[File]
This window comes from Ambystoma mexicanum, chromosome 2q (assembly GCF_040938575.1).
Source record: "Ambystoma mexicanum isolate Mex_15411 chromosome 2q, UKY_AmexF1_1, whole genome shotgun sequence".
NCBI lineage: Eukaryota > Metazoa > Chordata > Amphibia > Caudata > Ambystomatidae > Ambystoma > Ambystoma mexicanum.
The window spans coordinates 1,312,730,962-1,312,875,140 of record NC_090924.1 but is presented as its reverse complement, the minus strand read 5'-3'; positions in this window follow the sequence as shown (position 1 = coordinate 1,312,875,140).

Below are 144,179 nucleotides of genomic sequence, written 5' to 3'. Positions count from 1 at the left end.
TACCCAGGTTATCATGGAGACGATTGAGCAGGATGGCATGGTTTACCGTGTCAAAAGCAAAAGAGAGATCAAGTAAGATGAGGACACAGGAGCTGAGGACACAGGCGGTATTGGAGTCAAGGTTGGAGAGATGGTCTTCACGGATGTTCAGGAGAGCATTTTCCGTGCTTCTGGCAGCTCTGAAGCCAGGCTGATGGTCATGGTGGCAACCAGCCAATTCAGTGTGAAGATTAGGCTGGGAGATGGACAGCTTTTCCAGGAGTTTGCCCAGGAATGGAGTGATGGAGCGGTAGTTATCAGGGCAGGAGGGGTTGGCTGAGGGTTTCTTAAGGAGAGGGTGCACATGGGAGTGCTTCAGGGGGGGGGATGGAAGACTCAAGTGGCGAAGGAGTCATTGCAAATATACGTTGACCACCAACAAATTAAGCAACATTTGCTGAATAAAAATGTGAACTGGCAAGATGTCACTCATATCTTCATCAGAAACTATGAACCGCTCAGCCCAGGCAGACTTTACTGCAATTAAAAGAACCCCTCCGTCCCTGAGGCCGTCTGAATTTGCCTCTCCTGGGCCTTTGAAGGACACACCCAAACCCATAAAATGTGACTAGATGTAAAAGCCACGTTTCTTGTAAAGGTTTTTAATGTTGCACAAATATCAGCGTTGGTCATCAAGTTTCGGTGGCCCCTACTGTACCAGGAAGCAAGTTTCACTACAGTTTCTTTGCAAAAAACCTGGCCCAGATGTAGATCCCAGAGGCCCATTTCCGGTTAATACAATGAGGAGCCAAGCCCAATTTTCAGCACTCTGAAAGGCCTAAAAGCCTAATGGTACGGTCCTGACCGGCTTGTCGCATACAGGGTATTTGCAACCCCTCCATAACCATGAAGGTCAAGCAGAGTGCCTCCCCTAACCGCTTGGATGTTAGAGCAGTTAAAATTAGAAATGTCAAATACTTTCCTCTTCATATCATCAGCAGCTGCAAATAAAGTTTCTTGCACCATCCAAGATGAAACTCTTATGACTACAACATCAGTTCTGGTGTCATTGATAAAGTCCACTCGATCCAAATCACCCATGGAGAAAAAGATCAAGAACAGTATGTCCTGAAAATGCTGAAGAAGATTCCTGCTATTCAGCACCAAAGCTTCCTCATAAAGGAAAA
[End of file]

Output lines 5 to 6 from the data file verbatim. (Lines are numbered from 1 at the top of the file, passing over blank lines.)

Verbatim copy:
Below are 144,179 nucleotides of genomic sequence, written 5' to 3'. Positions count from 1 at the left end.
TACCCAGGTTATCATGGAGACGATTGAGCAGGATGGCATGGTTTACCGTGTCAAAAGCAAAAGAGAGATCAAGTAAGATGAGGACACAGGAGCTGAGGACACAGGCGGTATTGGAGTCAAGGTTGGAGAGATGGTCTTCACGGATGTTCAGGAGAGCATTTTCCGTGCTTCTGGCAGCTCTGAAGCCAGGCTGATGGTCATGGTGGCAACCAGCCAATTCAGTGTGAAGATTAGGCTGGGAGATGGACAGCTTTTCCAGGAGTTTGCCCAGGAATGGAGTGATGGAGCGGTAGTTATCAGGGCAGGAGGGGTTGGCTGAGGGTTTCTTAAGGAGAGGGTGCACATGGGAGTGCTTCAGGGGGGGGGATGGAAGACTCAAGTGGCGAAGGAGTCATTGCAAATATACGTTGACCACCAACAAATTAAGCAACATTTGCTGAATAAAAATGTGAACTGGCAAGATGTCACTCATATCTTCATCAGAAACTATGAACCGCTCAGCCCAGGCAGACTTTACTGCAATTAAAAGAACCCCTCCGTCCCTGAGGCCGTCTGAATTTGCCTCTCCTGGGCCTTTGAAGGACACACCCAAACCCATAAAATGTGACTAGATGTAAAAGCCACGTTTCTTGTAAAGGTTTTTAATGTTGCACAAATATCAGCGTTGGTCATCAAGTTTCGGTGGCCCCTACTGTACCAGGAAGCAAGTTTCACTACAGTTTCTTTGCAAAAAACCTGGCCCAGATGTAGATCCCAGAGGCCCATTTCCGGTTAATACAATGAGGAGCCAAGCCCAATTTTCAGCACTCTGAAAGGCCTAAAAGCCTAATGGTACGGTCCTGACCGGCTTGTCGCATACAGGGTATTTGCAACCCCTCCATAACCATGAAGGTCAAGCAGAGTGCCTCCCCTAACCGCTTGGATGTTAGAGCAGTTAAAATTAGAAATGTCAAATACTTTCCTCTTCATATCATCAGCAGCTGCAAATAAAGTTTCTTGCACCATCCAAGATGAAACTCTTATGACTACAACATCAGTTCTGGTGTCATTGATAAAGTCCACTCGATCCAAATCACCCATGGAGAAAAAGATCAAGAACAGTATGTCCTGAAAATGCTGAAGAAGATTCCTGCTATTCAGCACCAAAGCTTCCTCATAAAGGAAAA